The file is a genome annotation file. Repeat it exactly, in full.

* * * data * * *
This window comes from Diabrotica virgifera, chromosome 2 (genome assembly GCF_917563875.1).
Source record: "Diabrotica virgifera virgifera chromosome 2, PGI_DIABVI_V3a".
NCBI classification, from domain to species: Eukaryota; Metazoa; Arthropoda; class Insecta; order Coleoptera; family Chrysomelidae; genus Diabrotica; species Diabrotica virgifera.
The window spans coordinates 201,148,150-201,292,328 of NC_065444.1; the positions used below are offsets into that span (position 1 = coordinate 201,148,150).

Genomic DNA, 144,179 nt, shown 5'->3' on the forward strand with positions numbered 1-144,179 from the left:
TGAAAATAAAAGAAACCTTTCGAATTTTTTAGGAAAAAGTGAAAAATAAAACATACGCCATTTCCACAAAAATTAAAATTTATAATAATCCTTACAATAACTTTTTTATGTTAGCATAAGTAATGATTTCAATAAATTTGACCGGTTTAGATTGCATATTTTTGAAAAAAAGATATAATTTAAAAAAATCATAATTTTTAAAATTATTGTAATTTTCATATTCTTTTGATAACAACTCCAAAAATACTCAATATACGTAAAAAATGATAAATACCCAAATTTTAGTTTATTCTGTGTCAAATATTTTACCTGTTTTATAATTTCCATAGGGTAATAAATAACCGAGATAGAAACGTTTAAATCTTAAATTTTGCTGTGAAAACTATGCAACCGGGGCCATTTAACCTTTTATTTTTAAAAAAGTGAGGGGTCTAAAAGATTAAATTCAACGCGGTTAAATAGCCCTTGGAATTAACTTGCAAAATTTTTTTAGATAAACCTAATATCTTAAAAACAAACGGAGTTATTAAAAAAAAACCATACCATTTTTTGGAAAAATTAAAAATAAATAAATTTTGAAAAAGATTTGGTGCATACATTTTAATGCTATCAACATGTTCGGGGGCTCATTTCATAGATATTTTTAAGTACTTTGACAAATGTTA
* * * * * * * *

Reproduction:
This window comes from Diabrotica virgifera, chromosome 2 (genome assembly GCF_917563875.1).
Source record: "Diabrotica virgifera virgifera chromosome 2, PGI_DIABVI_V3a".
NCBI classification, from domain to species: Eukaryota; Metazoa; Arthropoda; class Insecta; order Coleoptera; family Chrysomelidae; genus Diabrotica; species Diabrotica virgifera.
The window spans coordinates 201,148,150-201,292,328 of NC_065444.1; the positions used below are offsets into that span (position 1 = coordinate 201,148,150).

Genomic DNA, 144,179 nt, shown 5'->3' on the forward strand with positions numbered 1-144,179 from the left:
TGAAAATAAAAGAAACCTTTCGAATTTTTTAGGAAAAAGTGAAAAATAAAACATACGCCATTTCCACAAAAATTAAAATTTATAATAATCCTTACAATAACTTTTTTATGTTAGCATAAGTAATGATTTCAATAAATTTGACCGGTTTAGATTGCATATTTTTGAAAAAAAGATATAATTTAAAAAAATCATAATTTTTAAAATTATTGTAATTTTCATATTCTTTTGATAACAACTCCAAAAATACTCAATATACGTAAAAAATGATAAATACCCAAATTTTAGTTTATTCTGTGTCAAATATTTTACCTGTTTTATAATTTCCATAGGGTAATAAATAACCGAGATAGAAACGTTTAAATCTTAAATTTTGCTGTGAAAACTATGCAACCGGGGCCATTTAACCTTTTATTTTTAAAAAAGTGAGGGGTCTAAAAGATTAAATTCAACGCGGTTAAATAGCCCTTGGAATTAACTTGCAAAATTTTTTTAGATAAACCTAATATCTTAAAAACAAACGGAGTTATTAAAAAAAAACCATACCATTTTTTGGAAAAATTAAAAATAAATAAATTTTGAAAAAGATTTGGTGCATACATTTTAATGCTATCAACATGTTCGGGGGCTCATTTCATAGATATTTTTAAGTACTTTGACAAATGTTA